(A shorter version of this article appears here in Quillette Magazine)
When I was a teenager I went through an intense period of religious belief that lasted no more than two to three years. I converted from being a fairly devout Catholic to a form of Evangelical Protestantism. Then one day I started to question everything I had believed in. I was no longer sure if I believed in the central claims of the Christian religion, regardless of the sect. Over time and through extensive reading I later concluded that Christianity's claims about the nature of the universe and man's place within it were demonstrably false and nonsensical. However, the important thing to note is that I was able to freely convert from one Christian sect to another and then abandon Christianity all together without worrying that either the state or any Christian authorities would seek to punish me for exercising my right to freedom of conscience. Also, I was able to openly discuss and air my doubts about Christianity with many Christians and whilst some Christians may become defensive and hostile to having their beliefs having the light of reason shone on them, I was never once concerned that a mob of Christians, egged on by an enraged cleric might kill me for blasphemy and apostasy. Just look at any works of art or controversial plays or films that offend Christian sensibilities, the most extreme Christians might turn out with a few placards and shout 'down with this sort of thing', whilst the rest of them will stay at home and say a well intentioned prayer and work on trying to forgive you. This is definitely a preferable scenario than being chased through the streets by a mob intent on stoning you to death for sharing a cartoon on facebook.
The reason that Christianity, especially so in the west, is less rabid and aggressive in dealing with critics and opponents is due to the influence of the Enlightenment philosophers of the seventeenth and eighteenth centuries with their emphasis on free speech, freedom of conscience and the rights of the individual. Before the Enlightenment, Christianity, just like Islam today, imposed severe punishments on those it believed had blasphemed or for converting to another religion or rival Christian sect.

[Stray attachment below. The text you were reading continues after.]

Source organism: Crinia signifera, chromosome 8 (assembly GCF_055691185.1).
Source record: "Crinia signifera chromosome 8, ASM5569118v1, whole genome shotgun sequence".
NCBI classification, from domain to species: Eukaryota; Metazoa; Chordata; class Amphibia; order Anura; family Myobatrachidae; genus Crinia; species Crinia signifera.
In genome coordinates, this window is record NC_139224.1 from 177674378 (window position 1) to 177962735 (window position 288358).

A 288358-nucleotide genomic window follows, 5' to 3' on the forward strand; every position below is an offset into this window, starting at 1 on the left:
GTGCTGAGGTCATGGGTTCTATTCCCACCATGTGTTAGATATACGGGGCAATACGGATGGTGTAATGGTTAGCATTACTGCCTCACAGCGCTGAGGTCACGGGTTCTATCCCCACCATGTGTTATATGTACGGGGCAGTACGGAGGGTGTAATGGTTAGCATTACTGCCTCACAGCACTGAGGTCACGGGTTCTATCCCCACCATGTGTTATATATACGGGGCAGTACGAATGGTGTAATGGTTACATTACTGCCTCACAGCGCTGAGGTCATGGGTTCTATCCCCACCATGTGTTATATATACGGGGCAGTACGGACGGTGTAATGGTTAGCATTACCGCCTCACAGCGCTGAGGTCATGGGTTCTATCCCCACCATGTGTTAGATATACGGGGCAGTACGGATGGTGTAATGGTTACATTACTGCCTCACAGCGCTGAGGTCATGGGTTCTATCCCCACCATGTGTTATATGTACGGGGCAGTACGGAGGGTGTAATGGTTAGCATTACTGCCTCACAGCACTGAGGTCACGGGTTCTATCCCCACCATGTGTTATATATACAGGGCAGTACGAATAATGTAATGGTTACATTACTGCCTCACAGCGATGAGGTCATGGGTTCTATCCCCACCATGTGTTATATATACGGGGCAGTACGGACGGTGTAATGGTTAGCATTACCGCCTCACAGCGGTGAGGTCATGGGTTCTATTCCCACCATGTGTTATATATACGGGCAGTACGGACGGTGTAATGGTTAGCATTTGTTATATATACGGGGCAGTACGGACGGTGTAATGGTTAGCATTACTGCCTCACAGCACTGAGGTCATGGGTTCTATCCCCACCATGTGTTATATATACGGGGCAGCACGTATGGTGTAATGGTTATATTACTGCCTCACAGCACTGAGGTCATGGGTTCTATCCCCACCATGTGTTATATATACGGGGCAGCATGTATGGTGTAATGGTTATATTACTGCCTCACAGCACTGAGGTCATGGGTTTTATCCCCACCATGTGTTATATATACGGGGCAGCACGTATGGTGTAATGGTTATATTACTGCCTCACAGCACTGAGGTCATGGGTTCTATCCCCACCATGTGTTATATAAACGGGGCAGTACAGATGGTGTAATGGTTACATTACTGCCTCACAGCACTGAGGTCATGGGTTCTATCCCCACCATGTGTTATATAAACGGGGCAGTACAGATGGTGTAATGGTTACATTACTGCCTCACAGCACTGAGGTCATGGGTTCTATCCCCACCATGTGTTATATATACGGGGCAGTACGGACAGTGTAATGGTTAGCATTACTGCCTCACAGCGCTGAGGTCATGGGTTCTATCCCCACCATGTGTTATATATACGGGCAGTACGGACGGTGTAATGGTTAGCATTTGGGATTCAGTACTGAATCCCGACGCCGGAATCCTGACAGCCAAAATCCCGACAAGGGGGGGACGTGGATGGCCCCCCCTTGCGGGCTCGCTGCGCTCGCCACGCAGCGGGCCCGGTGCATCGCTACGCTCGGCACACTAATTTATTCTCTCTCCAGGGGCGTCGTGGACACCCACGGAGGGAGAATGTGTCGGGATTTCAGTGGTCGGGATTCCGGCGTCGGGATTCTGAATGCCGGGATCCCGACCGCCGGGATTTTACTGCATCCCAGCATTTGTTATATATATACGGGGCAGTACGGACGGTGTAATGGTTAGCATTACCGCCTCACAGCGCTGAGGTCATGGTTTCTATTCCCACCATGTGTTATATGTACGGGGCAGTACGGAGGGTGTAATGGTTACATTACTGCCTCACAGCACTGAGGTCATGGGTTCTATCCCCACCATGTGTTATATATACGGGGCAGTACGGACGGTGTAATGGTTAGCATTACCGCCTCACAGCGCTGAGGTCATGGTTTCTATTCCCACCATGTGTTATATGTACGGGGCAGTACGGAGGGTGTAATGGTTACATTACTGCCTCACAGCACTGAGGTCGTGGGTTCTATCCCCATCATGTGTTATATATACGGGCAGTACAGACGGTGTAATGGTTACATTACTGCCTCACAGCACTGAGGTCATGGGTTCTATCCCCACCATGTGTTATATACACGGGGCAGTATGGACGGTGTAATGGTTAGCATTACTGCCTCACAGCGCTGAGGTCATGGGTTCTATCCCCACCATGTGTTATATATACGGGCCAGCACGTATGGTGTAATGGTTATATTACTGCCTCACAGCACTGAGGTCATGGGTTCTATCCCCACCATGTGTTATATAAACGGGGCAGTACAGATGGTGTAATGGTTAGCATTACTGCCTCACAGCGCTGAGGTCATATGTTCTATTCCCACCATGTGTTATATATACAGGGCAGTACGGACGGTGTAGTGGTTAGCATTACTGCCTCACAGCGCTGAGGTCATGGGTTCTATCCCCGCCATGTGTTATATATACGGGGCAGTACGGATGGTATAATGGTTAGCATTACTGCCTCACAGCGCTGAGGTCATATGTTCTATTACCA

Unfortunately, for many inhabitants of other parts of the world and even within certain communities in the west, the rights that most of us enjoy and which result from the influence of the Enlightenment, are almost non existent. According to Pew research, a majority of Muslims around the world seek to live under Sharia law which has a harsh penal code for both blasphemy and apostasy. Of these Muslims who partook in the Pew research and who favour Sharia law, the vast majority believe that apostasy, that is leaving Islam, should incur the death penalty. Even within Muslim communities in the west there is the threat of violence or at the very least ostracisation for leaving Islam within some families. I am sure there are plenty of less devout and secular Muslims in the west who wouldn't disown a family member or wish harm to them, but this doesn't detract from the fact that even in the west leaving Islam has serious consequences.
We in the west are used to hearing about young Muslim men from within our own societies who become radicalised and then seek to attack their countries of birth, or head off to the middle east to kill other Muslims and non-Muslims who don't agree with their particular version of Islam. However, we hear very little about those young Muslims who are abandoning Islam and are seeking to come to the west because they see it as an enlightened refuge that legally enshrines the right to speak and think as one chooses. Recently, I have become friends on line with a brave young Pakistani man who is seeking asylum in Europe because he lived under the imminent threat of death in his home country for being openly atheist and critical of the Islamic faith. Pakistan has very strict laws with regards to the criticism of Islam which is the official religion of the state. In order, to protect his identity, I shall not use his real name but refer to him as Martin.